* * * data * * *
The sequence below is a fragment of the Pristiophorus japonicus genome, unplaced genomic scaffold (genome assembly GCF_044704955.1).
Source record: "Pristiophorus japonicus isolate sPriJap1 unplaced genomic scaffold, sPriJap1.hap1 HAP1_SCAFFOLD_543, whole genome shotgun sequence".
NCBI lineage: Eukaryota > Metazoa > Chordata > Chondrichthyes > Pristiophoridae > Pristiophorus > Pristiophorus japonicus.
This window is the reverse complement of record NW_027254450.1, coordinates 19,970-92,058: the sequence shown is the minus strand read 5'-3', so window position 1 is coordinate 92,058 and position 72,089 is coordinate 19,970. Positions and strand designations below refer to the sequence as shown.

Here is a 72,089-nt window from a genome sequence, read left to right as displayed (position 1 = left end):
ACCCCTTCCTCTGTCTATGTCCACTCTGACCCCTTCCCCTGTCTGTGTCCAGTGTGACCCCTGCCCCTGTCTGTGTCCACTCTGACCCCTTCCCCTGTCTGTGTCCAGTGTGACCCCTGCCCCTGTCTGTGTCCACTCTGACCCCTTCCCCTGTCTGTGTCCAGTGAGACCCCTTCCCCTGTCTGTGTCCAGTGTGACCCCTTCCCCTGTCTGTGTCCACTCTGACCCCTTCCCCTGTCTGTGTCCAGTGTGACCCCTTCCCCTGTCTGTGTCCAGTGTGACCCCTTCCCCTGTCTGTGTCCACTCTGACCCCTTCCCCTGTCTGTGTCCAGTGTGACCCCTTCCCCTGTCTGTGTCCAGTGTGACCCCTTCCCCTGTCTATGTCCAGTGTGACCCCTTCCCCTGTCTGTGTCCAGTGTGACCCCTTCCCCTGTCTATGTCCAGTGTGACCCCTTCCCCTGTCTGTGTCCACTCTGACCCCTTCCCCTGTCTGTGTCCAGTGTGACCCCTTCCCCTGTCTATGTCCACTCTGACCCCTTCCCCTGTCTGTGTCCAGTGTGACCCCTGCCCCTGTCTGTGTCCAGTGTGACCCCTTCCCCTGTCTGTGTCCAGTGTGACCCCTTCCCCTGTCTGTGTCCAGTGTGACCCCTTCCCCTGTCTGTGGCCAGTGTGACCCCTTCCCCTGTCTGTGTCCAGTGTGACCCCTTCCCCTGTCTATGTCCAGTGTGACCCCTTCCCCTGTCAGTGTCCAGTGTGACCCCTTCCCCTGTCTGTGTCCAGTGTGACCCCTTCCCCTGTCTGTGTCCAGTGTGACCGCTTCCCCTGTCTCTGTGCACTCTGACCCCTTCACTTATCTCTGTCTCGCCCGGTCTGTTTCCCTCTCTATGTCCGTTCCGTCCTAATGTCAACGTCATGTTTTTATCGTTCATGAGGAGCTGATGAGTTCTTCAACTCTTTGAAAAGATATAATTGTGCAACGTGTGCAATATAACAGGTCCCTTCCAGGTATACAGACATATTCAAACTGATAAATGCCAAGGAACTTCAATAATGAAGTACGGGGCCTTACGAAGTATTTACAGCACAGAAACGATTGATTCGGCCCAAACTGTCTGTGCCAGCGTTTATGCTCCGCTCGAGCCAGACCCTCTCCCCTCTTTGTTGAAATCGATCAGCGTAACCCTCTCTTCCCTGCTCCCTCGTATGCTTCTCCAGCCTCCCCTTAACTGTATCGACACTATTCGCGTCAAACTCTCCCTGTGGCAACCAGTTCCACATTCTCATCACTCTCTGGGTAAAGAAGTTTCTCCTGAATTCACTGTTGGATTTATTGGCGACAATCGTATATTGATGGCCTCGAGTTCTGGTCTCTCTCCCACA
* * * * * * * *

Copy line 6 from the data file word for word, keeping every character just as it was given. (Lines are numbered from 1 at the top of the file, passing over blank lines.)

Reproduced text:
ACCCCTTCCTCTGTCTATGTCCACTCTGACCCCTTCCCCTGTCTGTGTCCAGTGTGACCCCTGCCCCTGTCTGTGTCCACTCTGACCCCTTCCCCTGTCTGTGTCCAGTGTGACCCCTGCCCCTGTCTGTGTCCACTCTGACCCCTTCCCCTGTCTGTGTCCAGTGAGACCCCTTCCCCTGTCTGTGTCCAGTGTGACCCCTTCCCCTGTCTGTGTCCACTCTGACCCCTTCCCCTGTCTGTGTCCAGTGTGACCCCTTCCCCTGTCTGTGTCCAGTGTGACCCCTTCCCCTGTCTGTGTCCACTCTGACCCCTTCCCCTGTCTGTGTCCAGTGTGACCCCTTCCCCTGTCTGTGTCCAGTGTGACCCCTTCCCCTGTCTATGTCCAGTGTGACCCCTTCCCCTGTCTGTGTCCAGTGTGACCCCTTCCCCTGTCTATGTCCAGTGTGACCCCTTCCCCTGTCTGTGTCCACTCTGACCCCTTCCCCTGTCTGTGTCCAGTGTGACCCCTTCCCCTGTCTATGTCCACTCTGACCCCTTCCCCTGTCTGTGTCCAGTGTGACCCCTGCCCCTGTCTGTGTCCAGTGTGACCCCTTCCCCTGTCTGTGTCCAGTGTGACCCCTTCCCCTGTCTGTGTCCAGTGTGACCCCTTCCCCTGTCTGTGGCCAGTGTGACCCCTTCCCCTGTCTGTGTCCAGTGTGACCCCTTCCCCTGTCTATGTCCAGTGTGACCCCTTCCCCTGTCAGTGTCCAGTGTGACCCCTTCCCCTGTCTGTGTCCAGTGTGACCCCTTCCCCTGTCTGTGTCCAGTGTGACCGCTTCCCCTGTCTCTGTGCACTCTGACCCCTTCACTTATCTCTGTCTCGCCCGGTCTGTTTCCCTCTCTATGTCCGTTCCGTCCTAATGTCAACGTCATGTTTTTATCGTTCATGAGGAGCTGATGAGTTCTTCAACTCTTTGAAAAGATATAATTGTGCAACGTGTGCAATATAACAGGTCCCTTCCAGGTATACAGACATATTCAAACTGATAAATGCCAAGGAACTTCAATAATGAAGTACGGGGCCTTACGAAGTATTTACAGCACAGAAACGATTGATTCGGCCCAAACTGTCTGTGCCAGCGTTTATGCTCCGCTCGAGCCAGACCCTCTCCCCTCTTTGTTGAAATCGATCAGCGTAACCCTCTCTTCCCTGCTCCCTCGTATGCTTCTCCAGCCTCCCCTTAACTGTATCGACACTATTCGCGTCAAACTCTCCCTGTGGCAACCAGTTCCACATTCTCATCACTCTCTGGGTAAAGAAGTTTCTCCTGAATTCACTGTTGGATTTATTGGCGACAATCGTATATTGATGGCCTCGAGTTCTGGTCTCTCTCCCACA